The state Independence Party and chairman Frank MacKay were cleared today of any wrongdoing in a special election held last year on Staten Island. The case was investigated by District Attorney Daniel Donovan’s office, and he’s now running for attorney general.
The Independence Party has backed Donovan’s Democratic opponent Eric Schneiderman for the post.
Here’s the AP story on today’s decision.
ALBANY, N.Y. (AP) — Staten Island District Attorney Daniel Donovan has cleared state Independence Party Chairman Frank MacKay of claims of a political quid pro quo to benefit his wife following an investigation that may have cost Donovan that party’s important endorsement in the race for attorney general.
Donovan, the Republican candidate, had removed himself from consideration for the endorsement in July when he started the investigation based on a press report, saying he had to maintain the integrity of his office and its probe. The party has since endorsed Democrat Eric Schneiderman, the front-runner.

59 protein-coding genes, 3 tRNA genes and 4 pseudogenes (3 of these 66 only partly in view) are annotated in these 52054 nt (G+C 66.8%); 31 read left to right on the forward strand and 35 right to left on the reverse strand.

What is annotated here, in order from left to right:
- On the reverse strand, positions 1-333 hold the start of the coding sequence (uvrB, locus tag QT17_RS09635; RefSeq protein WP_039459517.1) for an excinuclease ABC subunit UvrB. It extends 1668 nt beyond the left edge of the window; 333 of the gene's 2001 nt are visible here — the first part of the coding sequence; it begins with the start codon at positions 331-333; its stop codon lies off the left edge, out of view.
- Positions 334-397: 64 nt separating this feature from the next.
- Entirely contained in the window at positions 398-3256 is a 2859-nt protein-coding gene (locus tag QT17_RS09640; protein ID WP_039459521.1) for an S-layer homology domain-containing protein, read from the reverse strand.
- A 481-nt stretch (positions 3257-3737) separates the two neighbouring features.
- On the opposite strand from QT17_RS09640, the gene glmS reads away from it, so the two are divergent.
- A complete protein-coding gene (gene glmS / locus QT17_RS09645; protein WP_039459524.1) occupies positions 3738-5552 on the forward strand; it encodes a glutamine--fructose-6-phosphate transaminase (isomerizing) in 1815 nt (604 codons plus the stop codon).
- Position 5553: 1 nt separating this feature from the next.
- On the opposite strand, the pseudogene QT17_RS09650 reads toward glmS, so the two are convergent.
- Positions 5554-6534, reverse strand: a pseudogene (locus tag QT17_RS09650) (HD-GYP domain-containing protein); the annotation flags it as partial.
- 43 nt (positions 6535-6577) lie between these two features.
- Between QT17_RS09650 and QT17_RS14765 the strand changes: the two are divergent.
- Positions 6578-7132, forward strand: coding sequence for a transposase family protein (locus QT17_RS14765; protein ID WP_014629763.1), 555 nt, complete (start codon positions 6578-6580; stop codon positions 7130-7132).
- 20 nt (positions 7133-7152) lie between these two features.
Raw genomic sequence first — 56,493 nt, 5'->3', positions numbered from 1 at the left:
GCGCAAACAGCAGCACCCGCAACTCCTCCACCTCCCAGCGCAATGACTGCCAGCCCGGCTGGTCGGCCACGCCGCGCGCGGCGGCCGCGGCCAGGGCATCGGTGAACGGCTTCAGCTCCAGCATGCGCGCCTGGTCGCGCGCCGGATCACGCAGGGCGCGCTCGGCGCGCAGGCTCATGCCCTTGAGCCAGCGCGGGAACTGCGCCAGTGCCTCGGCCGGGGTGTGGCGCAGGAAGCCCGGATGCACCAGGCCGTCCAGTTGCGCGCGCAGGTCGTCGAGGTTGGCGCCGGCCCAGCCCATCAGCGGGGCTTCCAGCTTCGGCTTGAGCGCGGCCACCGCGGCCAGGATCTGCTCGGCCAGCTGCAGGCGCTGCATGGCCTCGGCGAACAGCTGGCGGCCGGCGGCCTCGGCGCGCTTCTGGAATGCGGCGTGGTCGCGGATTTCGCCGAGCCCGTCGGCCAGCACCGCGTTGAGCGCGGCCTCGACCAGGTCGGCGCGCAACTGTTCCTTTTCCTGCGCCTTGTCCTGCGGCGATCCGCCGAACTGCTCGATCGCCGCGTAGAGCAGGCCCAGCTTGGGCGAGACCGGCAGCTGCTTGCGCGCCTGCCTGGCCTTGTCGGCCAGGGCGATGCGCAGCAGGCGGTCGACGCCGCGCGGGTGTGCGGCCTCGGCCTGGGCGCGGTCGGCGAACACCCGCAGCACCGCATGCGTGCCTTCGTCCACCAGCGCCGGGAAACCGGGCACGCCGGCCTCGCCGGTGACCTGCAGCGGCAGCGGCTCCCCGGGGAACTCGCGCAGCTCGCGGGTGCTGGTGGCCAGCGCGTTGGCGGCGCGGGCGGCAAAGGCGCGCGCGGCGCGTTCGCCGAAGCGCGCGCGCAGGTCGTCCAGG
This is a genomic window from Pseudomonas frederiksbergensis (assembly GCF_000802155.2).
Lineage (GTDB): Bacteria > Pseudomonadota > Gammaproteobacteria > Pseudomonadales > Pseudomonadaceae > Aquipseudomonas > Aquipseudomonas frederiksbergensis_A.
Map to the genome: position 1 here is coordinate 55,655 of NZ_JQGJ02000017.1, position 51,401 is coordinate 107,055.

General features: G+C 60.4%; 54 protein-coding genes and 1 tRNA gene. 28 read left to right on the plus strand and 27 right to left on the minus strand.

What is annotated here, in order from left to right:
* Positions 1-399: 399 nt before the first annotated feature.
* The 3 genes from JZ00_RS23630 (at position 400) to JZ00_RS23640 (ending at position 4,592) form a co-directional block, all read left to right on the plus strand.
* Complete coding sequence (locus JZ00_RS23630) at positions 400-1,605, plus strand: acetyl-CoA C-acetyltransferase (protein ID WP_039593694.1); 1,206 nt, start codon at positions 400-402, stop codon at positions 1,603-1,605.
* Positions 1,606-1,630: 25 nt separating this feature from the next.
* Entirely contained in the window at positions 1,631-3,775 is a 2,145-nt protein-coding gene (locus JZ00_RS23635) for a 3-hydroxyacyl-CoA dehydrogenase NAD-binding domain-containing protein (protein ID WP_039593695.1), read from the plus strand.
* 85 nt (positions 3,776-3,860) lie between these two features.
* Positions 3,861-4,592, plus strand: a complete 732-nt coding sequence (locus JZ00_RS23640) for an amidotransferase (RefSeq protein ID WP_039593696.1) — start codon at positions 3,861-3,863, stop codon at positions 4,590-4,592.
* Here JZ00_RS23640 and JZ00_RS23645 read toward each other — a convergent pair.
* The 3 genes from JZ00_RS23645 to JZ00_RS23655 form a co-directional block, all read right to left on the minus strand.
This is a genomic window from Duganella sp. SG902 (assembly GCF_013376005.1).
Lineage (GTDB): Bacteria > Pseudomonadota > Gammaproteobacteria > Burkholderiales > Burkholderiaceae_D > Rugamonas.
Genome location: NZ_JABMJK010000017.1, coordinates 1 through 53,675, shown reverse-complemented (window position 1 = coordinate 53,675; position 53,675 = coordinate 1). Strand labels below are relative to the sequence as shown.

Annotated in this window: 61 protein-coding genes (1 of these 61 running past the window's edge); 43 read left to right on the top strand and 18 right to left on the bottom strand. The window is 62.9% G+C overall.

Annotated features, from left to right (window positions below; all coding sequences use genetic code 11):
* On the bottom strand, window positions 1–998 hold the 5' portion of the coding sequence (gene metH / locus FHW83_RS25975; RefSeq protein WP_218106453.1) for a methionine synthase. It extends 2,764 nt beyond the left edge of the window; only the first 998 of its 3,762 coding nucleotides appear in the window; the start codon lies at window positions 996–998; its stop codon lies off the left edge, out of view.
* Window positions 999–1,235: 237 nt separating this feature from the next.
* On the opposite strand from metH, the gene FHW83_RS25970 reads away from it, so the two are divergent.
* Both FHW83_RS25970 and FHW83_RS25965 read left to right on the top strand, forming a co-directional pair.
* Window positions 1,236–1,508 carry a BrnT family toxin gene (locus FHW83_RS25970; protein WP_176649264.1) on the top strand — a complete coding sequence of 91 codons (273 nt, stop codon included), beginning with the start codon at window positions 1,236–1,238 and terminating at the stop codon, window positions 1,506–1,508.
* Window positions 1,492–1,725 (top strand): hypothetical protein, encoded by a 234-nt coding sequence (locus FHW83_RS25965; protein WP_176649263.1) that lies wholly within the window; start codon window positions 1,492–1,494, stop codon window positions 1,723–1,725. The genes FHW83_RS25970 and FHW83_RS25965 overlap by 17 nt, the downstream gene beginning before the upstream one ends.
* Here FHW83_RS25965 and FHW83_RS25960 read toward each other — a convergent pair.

In an Oct. 4 letter Donovan’s office confirmed Friday, the Republican prosecutor said he found “no credible evidence” to prompt criminal charges against MacKay or his wife.
The issue came up months ago in a borough where the Independence Party is a major factor. John Tabacco, a former Staten Island city councilman and owner of a company called All American Technologies, lent $10,000 to a company run by MacKay’s wife, Kristin.
Donovan found the special election for a city council seat that Tabacco was seeking was “nonpartisan” and there were no formal party endorsements, eliminating any possible quid pro quo.
Frank MacKay said the allegation arose from an internal party squabble.
Donovan’s letter says the loan, which has since been paid in full with interest, was between the companies in anticipation of a joint venture suggested months earlier by an unnamed third person, not Tabacco or either of the MacKays.